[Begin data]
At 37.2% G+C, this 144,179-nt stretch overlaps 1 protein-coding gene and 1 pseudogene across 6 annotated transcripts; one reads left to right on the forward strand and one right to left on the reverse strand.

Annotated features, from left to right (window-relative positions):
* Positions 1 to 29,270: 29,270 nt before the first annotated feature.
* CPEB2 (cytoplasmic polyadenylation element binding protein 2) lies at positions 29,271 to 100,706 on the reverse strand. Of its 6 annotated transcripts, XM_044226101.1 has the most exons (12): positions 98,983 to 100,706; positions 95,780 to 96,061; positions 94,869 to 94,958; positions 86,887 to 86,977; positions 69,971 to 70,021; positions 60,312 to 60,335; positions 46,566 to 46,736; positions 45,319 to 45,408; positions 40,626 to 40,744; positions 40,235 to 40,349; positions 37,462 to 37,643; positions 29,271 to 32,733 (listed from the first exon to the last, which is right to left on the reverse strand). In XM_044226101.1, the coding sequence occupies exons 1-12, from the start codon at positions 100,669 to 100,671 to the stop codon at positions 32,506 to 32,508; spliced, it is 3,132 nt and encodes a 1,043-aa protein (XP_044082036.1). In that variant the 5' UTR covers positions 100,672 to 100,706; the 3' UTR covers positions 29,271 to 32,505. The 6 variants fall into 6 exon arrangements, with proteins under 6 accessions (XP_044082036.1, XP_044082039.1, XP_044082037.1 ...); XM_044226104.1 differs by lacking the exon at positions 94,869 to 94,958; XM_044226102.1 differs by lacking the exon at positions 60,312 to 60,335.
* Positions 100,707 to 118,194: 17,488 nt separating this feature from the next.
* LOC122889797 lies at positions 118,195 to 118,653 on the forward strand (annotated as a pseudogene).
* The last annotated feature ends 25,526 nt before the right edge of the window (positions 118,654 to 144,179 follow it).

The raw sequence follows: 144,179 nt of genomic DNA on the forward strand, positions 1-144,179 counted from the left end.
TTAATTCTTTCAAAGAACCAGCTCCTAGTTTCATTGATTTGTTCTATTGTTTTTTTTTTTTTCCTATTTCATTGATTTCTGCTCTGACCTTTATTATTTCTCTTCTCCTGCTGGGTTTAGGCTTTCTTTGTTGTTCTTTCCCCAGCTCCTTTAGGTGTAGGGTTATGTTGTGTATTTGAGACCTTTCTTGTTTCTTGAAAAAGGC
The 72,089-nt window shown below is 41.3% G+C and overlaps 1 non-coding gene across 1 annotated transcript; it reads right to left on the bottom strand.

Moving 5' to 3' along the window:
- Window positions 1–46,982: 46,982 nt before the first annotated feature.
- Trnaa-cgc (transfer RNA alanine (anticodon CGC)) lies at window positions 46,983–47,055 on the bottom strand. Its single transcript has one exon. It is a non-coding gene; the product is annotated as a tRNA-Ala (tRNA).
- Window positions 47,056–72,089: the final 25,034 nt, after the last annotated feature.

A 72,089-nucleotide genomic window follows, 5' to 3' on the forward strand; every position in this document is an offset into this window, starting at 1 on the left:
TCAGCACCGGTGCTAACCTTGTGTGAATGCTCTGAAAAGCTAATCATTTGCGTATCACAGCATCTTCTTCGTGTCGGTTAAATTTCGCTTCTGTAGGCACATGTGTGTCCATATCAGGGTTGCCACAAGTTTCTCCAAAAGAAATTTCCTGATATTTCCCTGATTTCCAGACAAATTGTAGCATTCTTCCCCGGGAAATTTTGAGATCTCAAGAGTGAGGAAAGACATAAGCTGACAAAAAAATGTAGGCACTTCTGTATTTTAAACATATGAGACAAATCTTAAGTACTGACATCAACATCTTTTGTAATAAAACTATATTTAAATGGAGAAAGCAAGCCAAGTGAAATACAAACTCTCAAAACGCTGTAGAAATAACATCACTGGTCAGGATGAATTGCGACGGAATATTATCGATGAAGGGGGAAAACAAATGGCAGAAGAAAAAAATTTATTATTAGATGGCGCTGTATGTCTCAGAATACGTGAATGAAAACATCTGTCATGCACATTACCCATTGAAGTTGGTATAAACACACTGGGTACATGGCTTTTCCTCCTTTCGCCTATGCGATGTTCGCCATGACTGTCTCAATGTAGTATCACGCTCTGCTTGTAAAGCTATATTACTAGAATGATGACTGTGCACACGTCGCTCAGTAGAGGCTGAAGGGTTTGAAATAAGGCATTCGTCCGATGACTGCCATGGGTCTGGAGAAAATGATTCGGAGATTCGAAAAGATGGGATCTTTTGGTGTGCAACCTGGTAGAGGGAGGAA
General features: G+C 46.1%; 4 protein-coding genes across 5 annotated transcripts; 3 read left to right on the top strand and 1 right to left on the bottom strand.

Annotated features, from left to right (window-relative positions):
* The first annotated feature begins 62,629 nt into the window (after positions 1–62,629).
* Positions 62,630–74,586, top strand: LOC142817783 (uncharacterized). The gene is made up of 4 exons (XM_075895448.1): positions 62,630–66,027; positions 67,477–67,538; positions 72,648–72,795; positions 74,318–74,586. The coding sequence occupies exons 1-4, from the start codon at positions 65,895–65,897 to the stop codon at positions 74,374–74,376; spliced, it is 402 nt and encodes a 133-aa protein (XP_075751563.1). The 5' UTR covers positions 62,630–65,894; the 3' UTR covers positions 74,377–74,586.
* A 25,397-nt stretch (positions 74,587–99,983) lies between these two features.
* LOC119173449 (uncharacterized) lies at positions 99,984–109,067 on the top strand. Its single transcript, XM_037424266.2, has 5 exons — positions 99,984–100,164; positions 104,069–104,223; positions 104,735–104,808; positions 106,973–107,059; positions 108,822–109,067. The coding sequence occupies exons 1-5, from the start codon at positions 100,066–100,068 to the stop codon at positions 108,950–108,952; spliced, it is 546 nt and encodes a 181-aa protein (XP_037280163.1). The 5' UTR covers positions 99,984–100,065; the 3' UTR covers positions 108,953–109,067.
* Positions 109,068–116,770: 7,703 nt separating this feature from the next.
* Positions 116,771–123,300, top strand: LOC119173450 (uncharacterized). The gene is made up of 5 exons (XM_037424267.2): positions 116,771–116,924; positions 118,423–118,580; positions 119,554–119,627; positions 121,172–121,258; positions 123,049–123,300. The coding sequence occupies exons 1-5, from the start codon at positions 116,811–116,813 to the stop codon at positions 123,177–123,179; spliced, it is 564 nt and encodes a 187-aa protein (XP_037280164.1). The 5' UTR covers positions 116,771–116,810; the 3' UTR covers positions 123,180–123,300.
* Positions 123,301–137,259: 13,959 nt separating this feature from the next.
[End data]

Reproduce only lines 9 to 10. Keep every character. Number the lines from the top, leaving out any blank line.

TTAATTCTTTCAAAGAACCAGCTCCTAGTTTCATTGATTTGTTCTATTGTTTTTTTTTTTTTCCTATTTCATTGATTTCTGCTCTGACCTTTATTATTTCTCTTCTCCTGCTGGGTTTAGGCTTTCTTTGTTGTTCTTTCCCCAGCTCCTTTAGGTGTAGGGTTATGTTGTGTATTTGAGACCTTTCTTGTTTCTTGAAAAAGGC
The 72,089-nt window shown below is 41.3% G+C and overlaps 1 non-coding gene across 1 annotated transcript; it reads right to left on the bottom strand.